Archive for July, 2010

Is the web just for the young?

July 9th, 2010

I was reading something the other day that suggested that all new technology is controlled by the young. They cited the example of text speak and how adults don’t understand that kind of thing. They also cited the usual cry of the technologically challenged that if they were a 12 year old they would be able to do it. I don’t agree with this idea.

It is true that young people like to make up languages so they can talk to each other without adults understanding, but this has always been true (as far as I understand it). It is also true that many (not all) young people understand technology that baffles a lot of adults. However isn’t it also true that young people often fiddle with technology a lot more than adults and that many young people don’t think of the consequences of what they do as much as adults do (that is they are far more confident around technology).

I have a 14 year old and a 12 year old and a 10 year old and a 7 year old living in my house and I know and awful lot more about technology and how to use it than they do. This is because I have to deal with it every day and they don’t. I fully admit that I’m not adept with a mobile phone but then I hardly every use one, if I did I would be know how to use it.

This brings me back to the web. Of course there are some things that suit the younger web user rather than the older one but that doesn’t mean that older people are less able to make use of the web. Young people do drive certain ideas and technology forwards as they use it more but this doesn’t mean that they have control over the technology.

In my experience the web is open to all both young and old. There are plenty of older web users that are involved in the development of its new tools and new directions. It is something of an outdated cliche to suggest that young people are the only ones who know about technology and the sooner we can get over this idea the better.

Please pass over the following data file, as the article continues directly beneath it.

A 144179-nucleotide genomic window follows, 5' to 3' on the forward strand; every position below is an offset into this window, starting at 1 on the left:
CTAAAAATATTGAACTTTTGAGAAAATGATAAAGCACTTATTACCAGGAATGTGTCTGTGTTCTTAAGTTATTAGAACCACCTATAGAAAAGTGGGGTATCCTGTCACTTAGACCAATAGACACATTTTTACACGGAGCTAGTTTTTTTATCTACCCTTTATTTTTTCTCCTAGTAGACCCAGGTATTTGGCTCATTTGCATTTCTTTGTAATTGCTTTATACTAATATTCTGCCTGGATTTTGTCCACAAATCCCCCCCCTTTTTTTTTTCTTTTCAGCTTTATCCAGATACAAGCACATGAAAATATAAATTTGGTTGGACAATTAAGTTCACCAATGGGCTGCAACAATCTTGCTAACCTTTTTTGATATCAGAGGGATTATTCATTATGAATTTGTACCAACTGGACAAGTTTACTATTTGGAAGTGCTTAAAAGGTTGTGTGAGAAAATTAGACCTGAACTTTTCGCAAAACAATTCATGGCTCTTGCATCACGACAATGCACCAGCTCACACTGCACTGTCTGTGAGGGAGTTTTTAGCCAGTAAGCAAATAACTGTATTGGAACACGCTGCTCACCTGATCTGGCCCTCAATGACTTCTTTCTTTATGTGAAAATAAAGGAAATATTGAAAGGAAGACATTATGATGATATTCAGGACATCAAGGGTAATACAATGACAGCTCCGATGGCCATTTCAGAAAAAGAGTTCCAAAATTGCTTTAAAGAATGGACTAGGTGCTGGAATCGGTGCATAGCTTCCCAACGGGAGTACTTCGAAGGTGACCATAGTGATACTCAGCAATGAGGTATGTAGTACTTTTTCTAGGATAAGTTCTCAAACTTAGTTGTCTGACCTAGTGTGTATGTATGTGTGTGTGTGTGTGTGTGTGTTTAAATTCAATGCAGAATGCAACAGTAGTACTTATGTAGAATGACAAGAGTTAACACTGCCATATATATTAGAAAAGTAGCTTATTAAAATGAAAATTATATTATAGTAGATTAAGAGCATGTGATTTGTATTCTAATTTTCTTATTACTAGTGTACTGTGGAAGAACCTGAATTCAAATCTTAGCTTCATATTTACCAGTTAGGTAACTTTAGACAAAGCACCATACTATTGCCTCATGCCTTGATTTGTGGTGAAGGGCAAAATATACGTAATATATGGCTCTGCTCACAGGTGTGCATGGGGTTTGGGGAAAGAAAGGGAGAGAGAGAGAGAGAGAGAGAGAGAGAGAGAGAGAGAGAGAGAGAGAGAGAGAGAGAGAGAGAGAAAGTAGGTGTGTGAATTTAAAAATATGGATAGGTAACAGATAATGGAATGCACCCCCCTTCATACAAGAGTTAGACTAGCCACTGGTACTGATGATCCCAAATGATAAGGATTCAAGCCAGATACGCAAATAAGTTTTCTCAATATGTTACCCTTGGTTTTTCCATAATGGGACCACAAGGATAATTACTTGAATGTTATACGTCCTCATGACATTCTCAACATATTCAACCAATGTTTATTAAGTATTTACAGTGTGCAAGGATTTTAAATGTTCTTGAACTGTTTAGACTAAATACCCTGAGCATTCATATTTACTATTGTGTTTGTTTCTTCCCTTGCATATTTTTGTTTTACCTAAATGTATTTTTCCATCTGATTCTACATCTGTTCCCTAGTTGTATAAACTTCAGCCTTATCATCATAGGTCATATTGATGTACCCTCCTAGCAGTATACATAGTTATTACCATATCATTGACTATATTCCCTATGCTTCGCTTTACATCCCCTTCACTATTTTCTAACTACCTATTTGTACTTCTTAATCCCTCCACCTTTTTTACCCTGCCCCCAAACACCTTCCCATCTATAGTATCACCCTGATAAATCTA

So the next time you are tempted to excuse your ignorance of something technical because you are not young please think again.


Confirmation model of evangelism

July 7th, 2010

15743423This is where people are brought into the church through a process or system defined by the church. This form has operated since the beginnings of Christianity.

The model is that Christians are introduced to the church by parents and are educated within the church about the Christian faith. At a certain point they are then asked to attend confirmation lessons which will, hopefully lead them into a deeper relationship with Christ. They are then confirmed within the church at a special service.

There can be little doubt that this has worked in the past in a more regular form of church. Of course going through a system doesn’t make you a Christian and can persuade someone who has no faith that because it all sounds nice and familiar they must have a faith.

Although the web doesn’t really have this form of evangelism on it the web can have a disruptive effect on this approach. As people explore what they believe it is possible to find all kinds of counter ideas on the web. This can disrupt what a church is teaching – especially where the person has not really had a personal encounter with Christ. The authority of the church is challenged and like all good post-modernists people start to question the churches authority to make a claim to absolute truth.

Churches that still want to use this form of evangelism must take account of what is happening in a world where people have instant access to the web. It is not enough to simply describe what is believed it is now important to give a good answer to why this is believed. But just having an answer to why it is believed is still not enough because now people also want to know if it works. In a society that defines itself by what it owns or possesses it is becoming important to show that the Christian faith is more than just an idea but it is an idea that has a positive effect on life.

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